Lord willing and the creek don’t rise; I plan to attend a couple of high school reunions down in Southern Illinois where I once taught in the early fifties.
I am a little concerned that I no longer hear very well, but my main concern is how old I look. I do not want to face my former students and have them imagine that I have had a face lift or some kind of plastic surgery that makes me look so young. You need to understand that I am soon to be ninety-three but folks tell me often that I do not look a day over ninety.
I did go in for a face lift estimate once but I was told that the doctor was not up to that kind of heavy lifting, so I just thrust out all three of my chins and try to go with the flow.
A strange thing happens to many of us when we pass ninety. We start being proud that we look old, and we delight in cranking up a thousand yard stare and a look of complete confusion. It seems to get a little easier to do with each day that passes.
I hope that my students remember me as a person who wanted them to get the best education possible. I think maybe I took myself a little too seriously and I handed out some fairly harsh punishment for minor transgression.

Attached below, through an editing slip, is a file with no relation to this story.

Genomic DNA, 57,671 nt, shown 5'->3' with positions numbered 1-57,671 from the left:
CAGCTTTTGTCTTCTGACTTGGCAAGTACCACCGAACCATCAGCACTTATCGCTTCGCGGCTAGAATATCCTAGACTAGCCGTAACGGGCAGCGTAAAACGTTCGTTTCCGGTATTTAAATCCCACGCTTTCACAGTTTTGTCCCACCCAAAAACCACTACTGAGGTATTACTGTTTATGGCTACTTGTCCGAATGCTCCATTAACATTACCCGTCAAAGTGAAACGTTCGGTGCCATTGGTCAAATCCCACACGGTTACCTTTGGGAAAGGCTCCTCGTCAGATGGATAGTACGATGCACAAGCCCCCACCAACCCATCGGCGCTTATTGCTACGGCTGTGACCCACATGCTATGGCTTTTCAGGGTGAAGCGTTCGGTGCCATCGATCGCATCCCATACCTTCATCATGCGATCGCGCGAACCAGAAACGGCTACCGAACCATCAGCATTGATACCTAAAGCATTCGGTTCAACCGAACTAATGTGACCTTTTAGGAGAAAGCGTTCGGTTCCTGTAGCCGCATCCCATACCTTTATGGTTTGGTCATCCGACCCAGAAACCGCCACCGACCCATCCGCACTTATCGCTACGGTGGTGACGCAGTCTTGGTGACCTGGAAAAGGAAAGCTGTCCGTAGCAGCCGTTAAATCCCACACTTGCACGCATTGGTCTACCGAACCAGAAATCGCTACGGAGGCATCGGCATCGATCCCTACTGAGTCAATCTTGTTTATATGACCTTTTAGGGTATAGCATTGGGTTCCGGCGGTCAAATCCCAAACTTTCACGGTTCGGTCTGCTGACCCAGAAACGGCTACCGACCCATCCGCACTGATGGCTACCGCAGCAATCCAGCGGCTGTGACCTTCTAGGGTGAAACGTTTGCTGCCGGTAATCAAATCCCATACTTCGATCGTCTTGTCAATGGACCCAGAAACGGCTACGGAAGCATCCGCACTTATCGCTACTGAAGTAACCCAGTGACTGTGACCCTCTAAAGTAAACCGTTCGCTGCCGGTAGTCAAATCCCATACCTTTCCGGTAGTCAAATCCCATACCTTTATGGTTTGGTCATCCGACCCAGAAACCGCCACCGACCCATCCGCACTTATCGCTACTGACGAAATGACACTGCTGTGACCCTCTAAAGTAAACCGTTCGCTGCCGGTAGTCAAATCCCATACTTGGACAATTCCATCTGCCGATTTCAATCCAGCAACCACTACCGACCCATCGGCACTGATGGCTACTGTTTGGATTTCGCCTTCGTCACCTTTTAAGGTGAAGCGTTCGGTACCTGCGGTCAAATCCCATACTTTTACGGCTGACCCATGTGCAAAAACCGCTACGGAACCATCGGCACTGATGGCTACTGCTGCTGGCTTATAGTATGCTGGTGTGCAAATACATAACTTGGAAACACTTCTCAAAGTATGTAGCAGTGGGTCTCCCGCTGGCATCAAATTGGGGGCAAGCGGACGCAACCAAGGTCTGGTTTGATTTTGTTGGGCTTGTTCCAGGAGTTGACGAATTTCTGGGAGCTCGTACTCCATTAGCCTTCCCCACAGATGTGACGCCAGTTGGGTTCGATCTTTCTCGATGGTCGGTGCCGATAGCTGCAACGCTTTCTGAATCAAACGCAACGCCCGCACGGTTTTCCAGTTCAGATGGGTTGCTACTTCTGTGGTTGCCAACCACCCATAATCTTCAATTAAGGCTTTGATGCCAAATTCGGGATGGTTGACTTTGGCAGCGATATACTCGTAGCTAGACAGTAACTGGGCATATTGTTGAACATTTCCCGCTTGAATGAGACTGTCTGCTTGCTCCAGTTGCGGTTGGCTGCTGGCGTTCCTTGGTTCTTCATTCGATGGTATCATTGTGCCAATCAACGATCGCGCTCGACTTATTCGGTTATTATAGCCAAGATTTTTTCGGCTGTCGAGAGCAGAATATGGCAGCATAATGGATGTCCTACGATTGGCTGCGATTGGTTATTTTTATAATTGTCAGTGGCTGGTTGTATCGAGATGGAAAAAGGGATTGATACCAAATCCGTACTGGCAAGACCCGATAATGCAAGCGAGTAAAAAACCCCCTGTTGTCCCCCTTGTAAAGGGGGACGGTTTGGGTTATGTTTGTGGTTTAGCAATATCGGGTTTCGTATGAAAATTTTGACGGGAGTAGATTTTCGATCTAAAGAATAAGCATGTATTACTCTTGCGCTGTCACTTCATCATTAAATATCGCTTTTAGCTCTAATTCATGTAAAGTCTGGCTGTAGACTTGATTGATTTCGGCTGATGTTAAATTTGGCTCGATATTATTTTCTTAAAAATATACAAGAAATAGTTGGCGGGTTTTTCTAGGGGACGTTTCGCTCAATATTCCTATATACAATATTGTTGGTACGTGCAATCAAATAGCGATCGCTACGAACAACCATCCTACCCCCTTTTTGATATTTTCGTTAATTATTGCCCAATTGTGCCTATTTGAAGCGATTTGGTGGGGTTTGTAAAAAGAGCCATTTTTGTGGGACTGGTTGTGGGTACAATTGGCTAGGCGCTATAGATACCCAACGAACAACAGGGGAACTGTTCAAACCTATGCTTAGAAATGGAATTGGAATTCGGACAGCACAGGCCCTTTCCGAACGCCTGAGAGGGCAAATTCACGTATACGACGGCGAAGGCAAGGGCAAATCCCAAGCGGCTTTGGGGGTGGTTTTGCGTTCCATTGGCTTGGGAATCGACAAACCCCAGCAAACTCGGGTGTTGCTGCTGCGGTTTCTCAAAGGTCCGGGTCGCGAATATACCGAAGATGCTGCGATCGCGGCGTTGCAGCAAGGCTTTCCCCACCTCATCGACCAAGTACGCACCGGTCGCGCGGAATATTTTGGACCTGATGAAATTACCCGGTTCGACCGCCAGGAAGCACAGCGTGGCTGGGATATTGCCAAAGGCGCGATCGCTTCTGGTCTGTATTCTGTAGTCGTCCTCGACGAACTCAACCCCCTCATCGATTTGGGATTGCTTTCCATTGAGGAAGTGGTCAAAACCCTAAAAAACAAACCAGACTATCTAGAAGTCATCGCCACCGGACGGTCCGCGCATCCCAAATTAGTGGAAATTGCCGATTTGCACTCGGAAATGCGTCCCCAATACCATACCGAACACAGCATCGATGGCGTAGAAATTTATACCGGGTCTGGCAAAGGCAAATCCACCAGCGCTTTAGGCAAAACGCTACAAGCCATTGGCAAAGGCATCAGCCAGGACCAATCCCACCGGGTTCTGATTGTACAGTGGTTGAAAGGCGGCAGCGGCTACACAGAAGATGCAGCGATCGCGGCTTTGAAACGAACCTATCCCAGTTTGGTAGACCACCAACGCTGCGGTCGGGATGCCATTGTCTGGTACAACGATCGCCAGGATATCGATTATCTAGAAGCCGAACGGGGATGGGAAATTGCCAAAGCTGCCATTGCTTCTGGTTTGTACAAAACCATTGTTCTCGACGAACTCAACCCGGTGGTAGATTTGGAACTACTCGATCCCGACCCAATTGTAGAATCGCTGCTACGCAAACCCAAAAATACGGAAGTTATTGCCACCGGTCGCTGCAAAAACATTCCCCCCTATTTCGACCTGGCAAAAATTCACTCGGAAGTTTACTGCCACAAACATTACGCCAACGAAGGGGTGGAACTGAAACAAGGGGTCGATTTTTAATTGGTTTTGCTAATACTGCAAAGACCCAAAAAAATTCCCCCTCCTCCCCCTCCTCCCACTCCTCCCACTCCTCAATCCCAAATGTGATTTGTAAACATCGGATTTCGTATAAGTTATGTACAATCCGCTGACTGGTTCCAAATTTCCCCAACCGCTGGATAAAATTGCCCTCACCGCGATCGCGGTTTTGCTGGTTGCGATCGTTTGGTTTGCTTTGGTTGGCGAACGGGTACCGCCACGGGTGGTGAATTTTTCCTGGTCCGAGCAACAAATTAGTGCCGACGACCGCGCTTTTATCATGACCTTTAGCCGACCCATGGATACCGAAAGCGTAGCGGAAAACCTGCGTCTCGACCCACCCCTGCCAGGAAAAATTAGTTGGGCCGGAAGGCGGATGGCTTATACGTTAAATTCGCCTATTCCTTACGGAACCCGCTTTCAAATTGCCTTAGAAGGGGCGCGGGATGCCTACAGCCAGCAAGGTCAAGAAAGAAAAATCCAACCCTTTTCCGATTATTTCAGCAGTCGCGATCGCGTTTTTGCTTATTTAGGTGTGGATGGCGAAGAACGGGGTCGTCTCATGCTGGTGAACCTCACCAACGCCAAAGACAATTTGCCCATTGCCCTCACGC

It still bothers me that a few students do not have happy memories of their high school years and to them I offer an apology for sometimes poor leadership.
If I am able to go to the reunions, it will be a very happy time for me because I can not think of any student that I do not hold in high affection and esteem.
I especially hope to see the students who put the dead rats in my car or the one who sent me a slim scratch pad designed for narrow minded bigots.
My years at Vienna have a very special place in my memory. With the help of a very kind faculty, I was generally able to stay on good terms with my students, and I now smile with genuine pleasure at a few instances when things did not go so well.
Thank you, Robert, for the narrow minded memo pad. Even to this day, I often ask myself if I am truly a narrow minded bigot at times and I suspect the answer is yes.
Vienna was not just a job for me; it was more like a mission. In no other job in my career was I ever able to recapture that sense of mission and zeal.
Zeal to a person of my age has finally come to mean mostly a nervous disorder of the very young and innocent, and I can report that I am almost entirely over the symptoms that I displayed in my youth.
Finally, in my old age, I have come to realize why so many of my students seemed to need sleep when they were in my classes.
It was a long time ago but I hope it is still a pleasant memory for all of you who were students. It truly is for me.